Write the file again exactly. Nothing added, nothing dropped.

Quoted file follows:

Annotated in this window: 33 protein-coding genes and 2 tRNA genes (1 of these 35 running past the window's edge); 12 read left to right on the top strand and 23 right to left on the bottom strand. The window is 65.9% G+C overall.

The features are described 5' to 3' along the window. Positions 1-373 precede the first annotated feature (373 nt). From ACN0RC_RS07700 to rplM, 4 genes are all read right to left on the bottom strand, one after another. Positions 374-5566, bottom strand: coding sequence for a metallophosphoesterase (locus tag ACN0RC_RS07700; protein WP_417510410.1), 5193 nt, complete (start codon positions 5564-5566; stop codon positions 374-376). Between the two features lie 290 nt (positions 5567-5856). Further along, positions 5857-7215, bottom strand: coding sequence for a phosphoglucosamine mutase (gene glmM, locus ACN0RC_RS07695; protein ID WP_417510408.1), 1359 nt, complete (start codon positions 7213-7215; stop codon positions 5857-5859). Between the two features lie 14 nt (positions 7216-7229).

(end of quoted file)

Annotated in this window: 33 protein-coding genes and 2 tRNA genes (1 of these 35 running past the window's edge); 12 read left to right on the top strand and 23 right to left on the bottom strand. The window is 65.9% G+C overall.

The features are described 5' to 3' along the window. Positions 1-373 precede the first annotated feature (373 nt). From ACN0RC_RS07700 to rplM, 4 genes are all read right to left on the bottom strand, one after another. Positions 374-5566, bottom strand: coding sequence for a metallophosphoesterase (locus tag ACN0RC_RS07700; protein WP_417510410.1), 5193 nt, complete (start codon positions 5564-5566; stop codon positions 374-376). Between the two features lie 290 nt (positions 5567-5856). Further along, positions 5857-7215, bottom strand: coding sequence for a phosphoglucosamine mutase (gene glmM, locus ACN0RC_RS07695; protein ID WP_417510408.1), 1359 nt, complete (start codon positions 7213-7215; stop codon positions 5857-5859). Between the two features lie 14 nt (positions 7216-7229).